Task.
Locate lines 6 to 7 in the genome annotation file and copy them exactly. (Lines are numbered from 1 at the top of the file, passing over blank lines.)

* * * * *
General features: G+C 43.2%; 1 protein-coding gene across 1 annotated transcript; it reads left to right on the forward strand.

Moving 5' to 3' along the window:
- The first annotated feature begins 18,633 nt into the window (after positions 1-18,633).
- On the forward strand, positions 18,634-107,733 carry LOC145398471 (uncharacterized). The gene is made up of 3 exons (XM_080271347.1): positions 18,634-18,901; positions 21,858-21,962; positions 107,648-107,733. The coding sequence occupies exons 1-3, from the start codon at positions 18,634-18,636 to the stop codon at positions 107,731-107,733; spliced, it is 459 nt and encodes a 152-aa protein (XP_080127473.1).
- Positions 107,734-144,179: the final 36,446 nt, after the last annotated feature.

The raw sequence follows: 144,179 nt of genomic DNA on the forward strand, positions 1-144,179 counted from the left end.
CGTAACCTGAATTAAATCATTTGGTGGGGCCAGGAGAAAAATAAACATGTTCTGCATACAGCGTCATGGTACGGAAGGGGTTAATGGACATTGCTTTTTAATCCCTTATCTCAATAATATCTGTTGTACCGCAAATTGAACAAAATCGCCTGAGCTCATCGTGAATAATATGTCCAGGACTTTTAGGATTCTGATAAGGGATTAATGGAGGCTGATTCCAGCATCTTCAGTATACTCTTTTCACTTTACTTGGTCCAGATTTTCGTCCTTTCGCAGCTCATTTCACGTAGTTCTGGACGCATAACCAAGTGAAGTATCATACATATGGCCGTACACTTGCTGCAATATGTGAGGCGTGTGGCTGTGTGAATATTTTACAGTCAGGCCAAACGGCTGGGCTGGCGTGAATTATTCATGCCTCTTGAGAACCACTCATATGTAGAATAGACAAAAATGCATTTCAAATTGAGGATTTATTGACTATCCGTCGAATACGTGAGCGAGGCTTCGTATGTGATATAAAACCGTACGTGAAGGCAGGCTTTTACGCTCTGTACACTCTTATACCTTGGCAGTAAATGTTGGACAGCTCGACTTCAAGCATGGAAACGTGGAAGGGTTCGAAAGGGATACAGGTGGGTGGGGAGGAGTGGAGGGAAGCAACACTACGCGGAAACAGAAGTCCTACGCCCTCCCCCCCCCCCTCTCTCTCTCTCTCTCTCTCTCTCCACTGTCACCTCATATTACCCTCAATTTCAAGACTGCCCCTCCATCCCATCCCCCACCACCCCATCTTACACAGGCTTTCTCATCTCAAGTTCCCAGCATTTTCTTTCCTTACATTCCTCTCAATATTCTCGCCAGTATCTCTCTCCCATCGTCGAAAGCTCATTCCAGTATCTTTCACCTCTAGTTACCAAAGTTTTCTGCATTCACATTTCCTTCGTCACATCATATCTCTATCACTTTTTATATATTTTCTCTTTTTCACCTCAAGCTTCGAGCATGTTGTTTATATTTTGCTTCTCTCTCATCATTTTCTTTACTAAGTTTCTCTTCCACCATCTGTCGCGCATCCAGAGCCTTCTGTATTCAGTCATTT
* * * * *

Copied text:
The raw sequence follows: 144,179 nt of genomic DNA on the forward strand, positions 1-144,179 counted from the left end.
CGTAACCTGAATTAAATCATTTGGTGGGGCCAGGAGAAAAATAAACATGTTCTGCATACAGCGTCATGGTACGGAAGGGGTTAATGGACATTGCTTTTTAATCCCTTATCTCAATAATATCTGTTGTACCGCAAATTGAACAAAATCGCCTGAGCTCATCGTGAATAATATGTCCAGGACTTTTAGGATTCTGATAAGGGATTAATGGAGGCTGATTCCAGCATCTTCAGTATACTCTTTTCACTTTACTTGGTCCAGATTTTCGTCCTTTCGCAGCTCATTTCACGTAGTTCTGGACGCATAACCAAGTGAAGTATCATACATATGGCCGTACACTTGCTGCAATATGTGAGGCGTGTGGCTGTGTGAATATTTTACAGTCAGGCCAAACGGCTGGGCTGGCGTGAATTATTCATGCCTCTTGAGAACCACTCATATGTAGAATAGACAAAAATGCATTTCAAATTGAGGATTTATTGACTATCCGTCGAATACGTGAGCGAGGCTTCGTATGTGATATAAAACCGTACGTGAAGGCAGGCTTTTACGCTCTGTACACTCTTATACCTTGGCAGTAAATGTTGGACAGCTCGACTTCAAGCATGGAAACGTGGAAGGGTTCGAAAGGGATACAGGTGGGTGGGGAGGAGTGGAGGGAAGCAACACTACGCGGAAACAGAAGTCCTACGCCCTCCCCCCCCCCCTCTCTCTCTCTCTCTCTCTCTCTCCACTGTCACCTCATATTACCCTCAATTTCAAGACTGCCCCTCCATCCCATCCCCCACCACCCCATCTTACACAGGCTTTCTCATCTCAAGTTCCCAGCATTTTCTTTCCTTACATTCCTCTCAATATTCTCGCCAGTATCTCTCTCCCATCGTCGAAAGCTCATTCCAGTATCTTTCACCTCTAGTTACCAAAGTTTTCTGCATTCACATTTCCTTCGTCACATCATATCTCTATCACTTTTTATATATTTTCTCTTTTTCACCTCAAGCTTCGAGCATGTTGTTTATATTTTGCTTCTCTCTCATCATTTTCTTTACTAAGTTTCTCTTCCACCATCTGTCGCGCATCCAGAGCCTTCTGTATTCAGTCATTT